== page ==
Feed the kids breakfast, rush them off to the sitter’s with their sports gear and packed lunches for sports camp, fly to work (which feels like a respite from stress these days, and that’s saying something), rush home to pick up kids, take care of pets, cook dinner, wash dishes, pack lunches for tomorrow, referee sibling squabbles, make sure everyone takes a shower and brushes teeth, fall into bed.

You might think Mr. Curry is having the time of his carefree, child-free, pet-free life in Germany, but you’d be wrong. He’s a homebody, and he doesn’t speak any German at all.

Nor is he an adventurous eater. He was convinced before he left that every meal served in Germany would be smothered in sauerkraut, which he detests, and that he’d starve for three weeks. Instead, he’s discovered that he can always order good pork or beef (sans sauerkraut) served with fries and a salad.

Alas, he can’t eat fries without ketchup, and the Germans in Hofheim, where he’s staying, only have Kraft ketchup – disgusting, he says. Not a bottle of Heinz, the only ketchup worth eating in his opinion, to be found. Further, they pile clover on top of their salads.

“It can’t be clover,” I said. “Cows eat clover. I don’t think humans can even digest it.”

“Well, it looks like clover,” he insisted. “And they put a whole pile of it on there. They even put a little bunch of it on my pork chop last night as garnish.”

I think it’s watercress, but it might as well be clover, for all he’s going to eat of it.

He can’t watch TV other than British CNN, which is the only English-language station on the hotel television, and all they talk about on there is South Africa, he says.

So for entertainment, Mr. Curry, who reads nothing but car and motorcycle magazines, is now reading books – novels I, his beleaguered wife, lovingly hand-selected with great care for him from my overflowing bookcases. He finished the first the other day and has now started on the second, Walk Two Moons by Sharon Creech, a particular favorite of mine.

“Who’d have thought reading a book would ever become the highlight of my day?” he asked on the phone today.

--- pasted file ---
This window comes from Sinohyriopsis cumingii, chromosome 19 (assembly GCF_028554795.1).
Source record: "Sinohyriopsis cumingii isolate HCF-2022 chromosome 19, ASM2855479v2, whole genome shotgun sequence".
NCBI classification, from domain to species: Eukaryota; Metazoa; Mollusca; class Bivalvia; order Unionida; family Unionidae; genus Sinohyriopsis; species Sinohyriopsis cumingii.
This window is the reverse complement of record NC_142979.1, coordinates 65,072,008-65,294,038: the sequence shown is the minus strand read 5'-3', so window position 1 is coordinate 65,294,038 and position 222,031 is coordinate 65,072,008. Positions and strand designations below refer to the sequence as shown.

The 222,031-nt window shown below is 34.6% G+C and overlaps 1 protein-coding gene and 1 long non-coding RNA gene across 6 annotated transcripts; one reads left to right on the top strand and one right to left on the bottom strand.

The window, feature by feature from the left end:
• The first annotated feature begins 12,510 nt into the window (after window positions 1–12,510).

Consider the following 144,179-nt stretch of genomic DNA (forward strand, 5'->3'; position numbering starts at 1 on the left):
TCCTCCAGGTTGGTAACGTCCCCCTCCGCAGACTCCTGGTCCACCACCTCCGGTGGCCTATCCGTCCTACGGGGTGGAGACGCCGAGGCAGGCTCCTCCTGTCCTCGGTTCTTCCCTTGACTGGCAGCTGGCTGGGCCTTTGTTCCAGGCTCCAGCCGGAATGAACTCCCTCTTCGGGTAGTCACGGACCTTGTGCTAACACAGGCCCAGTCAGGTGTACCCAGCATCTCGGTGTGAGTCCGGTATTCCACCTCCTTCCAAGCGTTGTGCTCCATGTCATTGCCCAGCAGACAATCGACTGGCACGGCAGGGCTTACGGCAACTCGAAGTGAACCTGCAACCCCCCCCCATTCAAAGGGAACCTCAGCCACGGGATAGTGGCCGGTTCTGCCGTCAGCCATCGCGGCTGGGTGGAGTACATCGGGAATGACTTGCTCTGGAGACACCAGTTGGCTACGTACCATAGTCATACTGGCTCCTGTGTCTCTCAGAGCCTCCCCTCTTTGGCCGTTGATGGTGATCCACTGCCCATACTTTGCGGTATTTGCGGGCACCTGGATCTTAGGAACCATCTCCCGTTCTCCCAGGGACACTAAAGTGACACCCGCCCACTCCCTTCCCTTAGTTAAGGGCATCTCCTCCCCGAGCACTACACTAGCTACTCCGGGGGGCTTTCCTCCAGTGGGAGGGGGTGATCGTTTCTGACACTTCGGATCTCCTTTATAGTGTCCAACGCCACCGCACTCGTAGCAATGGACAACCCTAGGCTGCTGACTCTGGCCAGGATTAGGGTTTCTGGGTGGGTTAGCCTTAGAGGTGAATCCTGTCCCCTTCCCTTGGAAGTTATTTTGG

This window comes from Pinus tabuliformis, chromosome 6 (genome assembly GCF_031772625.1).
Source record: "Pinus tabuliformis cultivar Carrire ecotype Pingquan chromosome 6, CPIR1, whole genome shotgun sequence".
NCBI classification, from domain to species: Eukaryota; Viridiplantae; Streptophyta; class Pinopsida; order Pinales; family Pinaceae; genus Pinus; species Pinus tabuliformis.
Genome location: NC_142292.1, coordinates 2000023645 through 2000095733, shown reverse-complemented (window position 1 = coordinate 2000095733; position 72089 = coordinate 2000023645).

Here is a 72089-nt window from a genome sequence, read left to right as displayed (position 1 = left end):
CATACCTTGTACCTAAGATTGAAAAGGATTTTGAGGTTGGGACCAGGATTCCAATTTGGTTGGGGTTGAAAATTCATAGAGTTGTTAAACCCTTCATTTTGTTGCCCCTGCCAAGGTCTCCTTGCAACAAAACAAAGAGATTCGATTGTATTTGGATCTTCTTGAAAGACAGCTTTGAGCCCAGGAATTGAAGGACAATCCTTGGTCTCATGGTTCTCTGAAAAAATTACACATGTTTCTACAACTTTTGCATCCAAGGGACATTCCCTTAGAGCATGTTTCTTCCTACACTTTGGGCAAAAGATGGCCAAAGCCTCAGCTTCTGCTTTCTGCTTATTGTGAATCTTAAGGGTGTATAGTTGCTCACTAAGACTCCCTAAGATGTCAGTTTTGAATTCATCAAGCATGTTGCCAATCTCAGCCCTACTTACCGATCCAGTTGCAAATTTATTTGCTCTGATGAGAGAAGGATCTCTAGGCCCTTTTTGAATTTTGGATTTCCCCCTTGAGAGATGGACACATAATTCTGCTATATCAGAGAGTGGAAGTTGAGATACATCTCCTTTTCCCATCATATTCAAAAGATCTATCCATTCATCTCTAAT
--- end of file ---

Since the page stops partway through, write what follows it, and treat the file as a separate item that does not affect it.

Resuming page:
Who indeed?

When he gets back from Germany, I’m going to curl up with a good book for an entire evening and let him deal with the kids, the pets and everything else.

That thought may just be enough to keep me going for the next sixteen days...

Thursday, June 12, 2008

Just A House Fire

by Doug Cummings

They say write what you know.
I know some weird stuff, I guess. . .

It was just a house fire. I went because it was six blocks from my house and nearly Christmas. I was a reporter for one of Chicago’s all-news radio stations and if decorative lights were the cause, that had story potential.

Other than a little smoke and a couple of hoses trailing into the building, there wasn’t much to see. I asked a neighbor across the street what was up. She’d noticed smoke pouring from the roof. No flames, just smoke. She called 9-1-1. Didn’t know if anyone was home. A very low key fire, I thought. Probably not enough damage to be newsworthy.

I asked a cop if there were any injuries. Standard reporter question. I expected the usual, “You got to talk to the Commander.” Or, just a, “No.”

Instead, he ordered me to get back in my car and leave. Weird. I saw no point in arguing that you can’t kick a reporter out if you let all the other civilians stick around. I headed for my car but wound up across the street, standing with the neighbors.

That was when I thought I smelled gasoline. Five minutes later, the first of the detectives showed up. Another fifteen minutes and who should appear but both the police chief and the fire chief. To a simple house fire? I knew the police chief. I asked him the same question I’d asked his officer. He said, “Nope, just the fire. Nobody hurt. No news here. You can go on home.” We had a history. I didn’t believe him.

A house fire with the smell of gasoline strong enough it reached my nose across the street. Detectives and both chiefs at the scene and more detectives arriving. Only one part of the cast was missing. I called a friend in the coroner’s office.